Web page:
"It's terrible when a 23-year-old man is shot to death in the street. It doesn't matter where it happens," neighbor Jim Bonhaus said.

Bonhaus said his normally peaceful neighborhood was rattled when the shots were fired. He had never heard or seen anything like it in his 35 years living there.

Surface’s body was carried away from the cul-de-sac by the Butler County Coroner's Office at about 4:30 a.m., almost nine hours after his father called 911.

"What a terrible way to end your life, being shot to death by a police man and laying in the street for eight hours before they take you away,” Bonhaus said. “How sad is that?"

Surface did not fire a shot at officers and it's unclear what provoked the shooting, Day said.

Day said there are many reasons why an officer might open fire, which include suggestive actions or gestures that indicate a person is armed.

"You display a weapon, you refuse our commands, you tell us you have a weapon, you make a furtive movement that makes us believe you're pulling a weapon at us, we will likely fire shots," he said.

Day did not say if Surface was armed during the confrontation with police.

Surface’s cousin Ed Kathman said Surface’s father does not believe his son was carrying a gun the night of his death.

“To the best of his father's knowledge, his son was unarmed, and that's what he told police,” Kathman said.

Kathman said Surface “didn’t take any weapons out of the house.” But he said that doesn’t necessarily mean he wasn’t armed.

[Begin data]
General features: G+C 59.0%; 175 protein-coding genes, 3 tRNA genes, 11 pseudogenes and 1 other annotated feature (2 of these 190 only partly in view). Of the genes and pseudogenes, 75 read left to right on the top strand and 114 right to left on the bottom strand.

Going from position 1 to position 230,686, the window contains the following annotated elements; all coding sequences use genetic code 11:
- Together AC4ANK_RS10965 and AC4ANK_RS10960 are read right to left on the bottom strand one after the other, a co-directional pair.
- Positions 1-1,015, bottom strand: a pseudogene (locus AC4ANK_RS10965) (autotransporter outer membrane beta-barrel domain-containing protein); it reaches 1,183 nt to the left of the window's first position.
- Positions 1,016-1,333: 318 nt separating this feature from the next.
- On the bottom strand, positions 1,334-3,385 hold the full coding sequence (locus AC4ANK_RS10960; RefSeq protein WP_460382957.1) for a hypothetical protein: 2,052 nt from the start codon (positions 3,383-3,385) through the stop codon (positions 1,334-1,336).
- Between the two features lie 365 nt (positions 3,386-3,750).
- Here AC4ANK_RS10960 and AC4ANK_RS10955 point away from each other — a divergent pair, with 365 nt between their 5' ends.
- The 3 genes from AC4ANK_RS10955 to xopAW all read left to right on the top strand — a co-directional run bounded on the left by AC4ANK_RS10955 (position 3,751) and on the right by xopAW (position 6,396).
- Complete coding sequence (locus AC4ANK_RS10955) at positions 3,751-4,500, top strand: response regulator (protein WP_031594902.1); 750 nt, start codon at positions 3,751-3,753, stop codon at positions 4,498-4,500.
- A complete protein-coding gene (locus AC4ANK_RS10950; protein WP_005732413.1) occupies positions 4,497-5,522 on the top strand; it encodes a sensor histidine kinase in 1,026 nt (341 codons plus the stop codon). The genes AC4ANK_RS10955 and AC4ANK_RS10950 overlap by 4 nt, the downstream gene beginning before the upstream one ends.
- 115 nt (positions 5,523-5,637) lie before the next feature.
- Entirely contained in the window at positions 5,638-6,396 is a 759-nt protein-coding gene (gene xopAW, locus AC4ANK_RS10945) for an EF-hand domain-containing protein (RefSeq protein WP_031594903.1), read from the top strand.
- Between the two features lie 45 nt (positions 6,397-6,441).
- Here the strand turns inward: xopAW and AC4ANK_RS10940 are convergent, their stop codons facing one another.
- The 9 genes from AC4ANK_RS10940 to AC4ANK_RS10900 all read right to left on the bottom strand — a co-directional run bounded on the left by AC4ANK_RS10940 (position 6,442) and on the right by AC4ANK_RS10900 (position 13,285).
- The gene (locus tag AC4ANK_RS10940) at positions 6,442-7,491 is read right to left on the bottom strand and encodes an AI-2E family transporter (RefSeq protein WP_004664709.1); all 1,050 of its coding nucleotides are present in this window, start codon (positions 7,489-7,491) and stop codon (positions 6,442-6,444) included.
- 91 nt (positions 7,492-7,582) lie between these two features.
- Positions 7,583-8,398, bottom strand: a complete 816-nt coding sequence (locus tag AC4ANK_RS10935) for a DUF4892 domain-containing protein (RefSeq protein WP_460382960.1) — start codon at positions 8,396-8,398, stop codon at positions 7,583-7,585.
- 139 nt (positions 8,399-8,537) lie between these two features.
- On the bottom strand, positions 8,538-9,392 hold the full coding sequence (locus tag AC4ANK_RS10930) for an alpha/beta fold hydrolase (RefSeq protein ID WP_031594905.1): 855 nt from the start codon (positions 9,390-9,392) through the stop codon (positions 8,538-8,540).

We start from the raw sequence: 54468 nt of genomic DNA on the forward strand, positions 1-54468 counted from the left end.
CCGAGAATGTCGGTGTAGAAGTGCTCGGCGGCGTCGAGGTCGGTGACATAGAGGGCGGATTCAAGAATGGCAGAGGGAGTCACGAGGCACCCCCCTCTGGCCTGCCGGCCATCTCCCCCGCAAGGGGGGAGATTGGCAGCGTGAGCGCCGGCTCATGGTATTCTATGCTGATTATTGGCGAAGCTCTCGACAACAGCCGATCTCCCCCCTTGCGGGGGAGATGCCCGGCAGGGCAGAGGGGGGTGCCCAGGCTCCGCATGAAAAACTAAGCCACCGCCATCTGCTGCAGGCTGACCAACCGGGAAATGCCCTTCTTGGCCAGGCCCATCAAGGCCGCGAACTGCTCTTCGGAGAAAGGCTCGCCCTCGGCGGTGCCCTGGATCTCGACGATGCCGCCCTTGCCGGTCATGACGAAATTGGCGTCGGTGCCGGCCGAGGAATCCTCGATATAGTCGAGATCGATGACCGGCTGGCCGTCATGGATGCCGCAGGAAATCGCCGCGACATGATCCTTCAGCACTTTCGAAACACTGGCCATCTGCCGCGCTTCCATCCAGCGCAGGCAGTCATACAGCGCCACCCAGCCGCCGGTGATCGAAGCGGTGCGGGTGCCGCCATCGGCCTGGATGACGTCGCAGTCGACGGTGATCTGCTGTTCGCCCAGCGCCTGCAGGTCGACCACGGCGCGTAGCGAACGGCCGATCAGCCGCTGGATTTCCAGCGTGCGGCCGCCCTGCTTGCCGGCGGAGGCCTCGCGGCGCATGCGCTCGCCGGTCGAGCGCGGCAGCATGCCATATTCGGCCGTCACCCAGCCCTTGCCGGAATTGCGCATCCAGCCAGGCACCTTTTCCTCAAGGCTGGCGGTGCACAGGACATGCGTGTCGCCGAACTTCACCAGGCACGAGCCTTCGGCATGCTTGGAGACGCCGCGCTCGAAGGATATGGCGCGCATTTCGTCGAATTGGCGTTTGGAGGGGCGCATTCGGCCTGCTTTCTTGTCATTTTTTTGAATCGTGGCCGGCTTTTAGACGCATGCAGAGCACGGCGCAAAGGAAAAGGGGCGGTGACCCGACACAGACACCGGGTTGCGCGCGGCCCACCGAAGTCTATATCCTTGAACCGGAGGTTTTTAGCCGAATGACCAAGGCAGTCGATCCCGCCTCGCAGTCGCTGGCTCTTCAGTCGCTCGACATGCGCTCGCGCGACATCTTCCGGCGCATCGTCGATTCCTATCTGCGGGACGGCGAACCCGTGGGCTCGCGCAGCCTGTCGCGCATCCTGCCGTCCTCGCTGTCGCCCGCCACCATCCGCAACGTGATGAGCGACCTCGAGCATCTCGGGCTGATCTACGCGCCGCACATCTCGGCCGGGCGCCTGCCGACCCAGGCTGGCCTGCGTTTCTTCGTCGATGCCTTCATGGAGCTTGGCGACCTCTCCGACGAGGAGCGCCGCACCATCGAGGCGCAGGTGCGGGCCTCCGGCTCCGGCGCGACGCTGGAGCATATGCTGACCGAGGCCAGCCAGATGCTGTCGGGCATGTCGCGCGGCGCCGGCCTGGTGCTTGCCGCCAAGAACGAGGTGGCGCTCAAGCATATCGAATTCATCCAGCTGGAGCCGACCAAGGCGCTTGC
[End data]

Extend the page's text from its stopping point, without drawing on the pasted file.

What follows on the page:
“It’s just an ongoing struggle with chemical dependency," Kathman said. "He was a good kid. He just struggled with drugs.”

Kathman is an attorney and said he represented Surface in some of his cases.

Surface’s father did not have any idea of the exact location of where

his son was shot.

“(Officers) never let the father out of the house, they kept him in the house," Kathman said. "They then took him and made him give a lengthy statement.”

Before his death Saturday, Surface wrote on his Facebook page, "Beer and gun hmmm what to do." He later posted, "Last words?"

In an official statement Monday, Surface's family said they will not comment on the shooting untilt he investigation is complete.

"The family expects a full and accurate accounting of what transpired from the time that Caleb left his father's home until his death a short time later," the family's lawyer said.

The family said Surface was "a kind-hearted young man who had many challenges with chemical dependency during his time on Earth."

"Caleb's father, who has solely raised his son since age ten, has dedicated his life to helping Caleb overcome these issues," the family's lawyer said. "It is our prayer that Caleb has finally found the peace that he struggled to achieve in life."

Conklin was placed on paid administrative leave while the Ohio Bureau of Criminal Investigations and the Fairfield Police Department investigate.

Officials from the Butler County Prosecutor’s Office and the city attorney will review the results of the investigation to determine if any charges will be filed.

WCPO's Casey Weldon and Jay Warren contributed to this report

View A Map Of Where The Shooting Took Place